Each week she ran for a different child in rural South Africa who faces challenges from poverty, AIDS and violence. Dana made a difference -- 54 new beginnings for each of these children.
  She raised more than $14,000 during her year-long journey for 25:40 and hopes to raise even more to meet her ultimate goal of $26,000.
  The money she raised helped to pay for verifying the identity of more than 2,000 children in the Eastern Cape who are considered orphaned and vulnerable. Her funds also helped fund the expense of registering these children with the South African government so that they are now receiving monthly grants. This small income helps these children eat regularly and go to school.
  The funds you helped her raise also pay for emergency food parcels for those children who face severe malnutrition.
  The board of 25:40 thanks every single one of Dana's 150 friends and acquaintances who donated and everyone who supported her along the way -- especially Jeremy, Amira, Angelina and Austin.
  We do not have enough words to express our deep and humble gratitude for Dana, who has touched so many lives this past year.
 It's not too late. Donate now at
One Child At A Time
P.O. Box 10534 
Burke, VA 22009   
CFC #10868

Friday, January 21, 2011

The #1 Fear of Americans that MUST be Taught!

Believe it or not, public speaking is continually cited as the number one fear of Americans, even over shark attacks and death. Surprising? Maybe.

As an English teacher, I use this statistic to motivate my students to gain practice at the art of public speaking so they will become confident and comfortable with speaking in front of others for the rest of their lives.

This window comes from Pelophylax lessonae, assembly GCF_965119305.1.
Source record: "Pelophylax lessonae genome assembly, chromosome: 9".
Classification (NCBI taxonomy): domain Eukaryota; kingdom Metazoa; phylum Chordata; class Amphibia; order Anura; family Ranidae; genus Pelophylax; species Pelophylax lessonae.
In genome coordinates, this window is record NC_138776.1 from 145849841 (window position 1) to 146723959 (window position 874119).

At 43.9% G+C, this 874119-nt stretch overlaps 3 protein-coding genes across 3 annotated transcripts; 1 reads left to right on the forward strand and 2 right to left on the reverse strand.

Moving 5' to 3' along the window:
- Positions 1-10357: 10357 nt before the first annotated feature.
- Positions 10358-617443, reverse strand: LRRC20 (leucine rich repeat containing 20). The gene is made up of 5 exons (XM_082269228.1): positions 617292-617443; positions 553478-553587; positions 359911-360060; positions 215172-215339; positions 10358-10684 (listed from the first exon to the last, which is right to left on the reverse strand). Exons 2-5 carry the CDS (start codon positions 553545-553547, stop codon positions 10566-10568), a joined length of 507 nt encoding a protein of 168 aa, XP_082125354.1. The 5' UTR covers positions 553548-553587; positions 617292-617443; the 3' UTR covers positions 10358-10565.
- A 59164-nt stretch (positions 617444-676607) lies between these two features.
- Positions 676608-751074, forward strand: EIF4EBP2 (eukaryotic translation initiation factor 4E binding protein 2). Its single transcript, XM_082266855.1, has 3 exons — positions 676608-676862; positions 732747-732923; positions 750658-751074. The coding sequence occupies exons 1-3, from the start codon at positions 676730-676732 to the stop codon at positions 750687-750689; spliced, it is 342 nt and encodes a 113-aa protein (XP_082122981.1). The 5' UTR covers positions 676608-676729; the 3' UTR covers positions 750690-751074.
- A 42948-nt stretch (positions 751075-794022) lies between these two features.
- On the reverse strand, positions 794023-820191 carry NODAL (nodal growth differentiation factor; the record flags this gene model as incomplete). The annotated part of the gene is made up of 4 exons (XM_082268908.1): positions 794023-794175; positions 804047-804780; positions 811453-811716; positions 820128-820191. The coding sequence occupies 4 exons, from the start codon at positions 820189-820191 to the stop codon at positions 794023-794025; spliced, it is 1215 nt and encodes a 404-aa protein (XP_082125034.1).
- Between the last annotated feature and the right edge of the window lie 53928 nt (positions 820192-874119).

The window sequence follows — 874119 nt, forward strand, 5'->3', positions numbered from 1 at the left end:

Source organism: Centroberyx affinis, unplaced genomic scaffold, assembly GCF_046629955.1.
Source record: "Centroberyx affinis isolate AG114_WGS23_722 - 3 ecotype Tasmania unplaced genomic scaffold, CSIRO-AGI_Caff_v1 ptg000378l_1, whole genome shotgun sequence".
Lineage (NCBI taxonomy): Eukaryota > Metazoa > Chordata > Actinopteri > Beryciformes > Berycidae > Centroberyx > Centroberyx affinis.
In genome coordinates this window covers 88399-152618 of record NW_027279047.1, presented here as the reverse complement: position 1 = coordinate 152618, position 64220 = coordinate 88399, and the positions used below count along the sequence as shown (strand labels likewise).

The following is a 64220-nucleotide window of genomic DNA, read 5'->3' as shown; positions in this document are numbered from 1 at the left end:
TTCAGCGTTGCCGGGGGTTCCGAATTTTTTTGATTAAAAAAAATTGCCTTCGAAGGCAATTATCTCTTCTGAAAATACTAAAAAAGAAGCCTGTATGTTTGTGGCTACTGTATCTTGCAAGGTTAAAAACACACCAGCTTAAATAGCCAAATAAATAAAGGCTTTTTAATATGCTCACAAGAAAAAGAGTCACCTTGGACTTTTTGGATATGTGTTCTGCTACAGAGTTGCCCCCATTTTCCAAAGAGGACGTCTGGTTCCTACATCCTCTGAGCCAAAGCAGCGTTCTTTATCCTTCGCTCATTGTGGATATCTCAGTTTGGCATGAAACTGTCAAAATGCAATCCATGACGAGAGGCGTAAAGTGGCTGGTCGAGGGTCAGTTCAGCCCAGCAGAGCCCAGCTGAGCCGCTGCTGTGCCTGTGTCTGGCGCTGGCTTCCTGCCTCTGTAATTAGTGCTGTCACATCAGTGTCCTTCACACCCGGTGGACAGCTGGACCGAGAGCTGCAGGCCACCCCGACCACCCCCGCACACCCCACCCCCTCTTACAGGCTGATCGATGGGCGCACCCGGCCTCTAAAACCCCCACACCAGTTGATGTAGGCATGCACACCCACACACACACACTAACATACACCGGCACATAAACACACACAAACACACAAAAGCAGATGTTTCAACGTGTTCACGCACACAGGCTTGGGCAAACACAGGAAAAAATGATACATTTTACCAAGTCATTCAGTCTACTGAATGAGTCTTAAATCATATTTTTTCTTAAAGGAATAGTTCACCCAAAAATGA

In addition to regular classroom discussions and presentations, I also lead my students through an extensive research project during the second marking period on a controversial issue of their choice, such as capital punishment, gun control, year-round schools, smoking in public places, animal experimentation, school uniforms, etc. The students formulate one or two researchable questions, spend a week in the Media Center collecting notes and forming opinions on their topic, design a speech and visual, and then present their opinions to the class. The end goal? To help them learn how to use persuasive techniques to convince their peers to believe as they do on their topic. The long term pay-off? Students become more comfortable with their ideas and better able to present them effectively to others.

As someone who values the importance of ongoing, lifetime learning, I often take interesting seminars at an awesome adult-learning center called First Class, Inc. in Washington, DC. I now have had the privilege of taking two classes with Arnold Sanow, a speech coach who helps fellow businesspeople learn how to present their ideas in an effective and powerful manner.

Recently, The Washington Post published an article detailing his work and the importance of mastering public speaking, regardless of one's chosen career. I hope it resonates with you and helps you to understand why we need to provide multiple opportunities for our own students to learn and practice "the power of gab."

He built a business around the power of gab
By Thomas Heath
Sunday, September 26, 2010; 6:19 PM 

'The Facebook Effect," by David Kirkpatrick, is the story of how a 20-something Harvard dropout named Mark Zuckerberg built a global Internet site with more than 500 million members.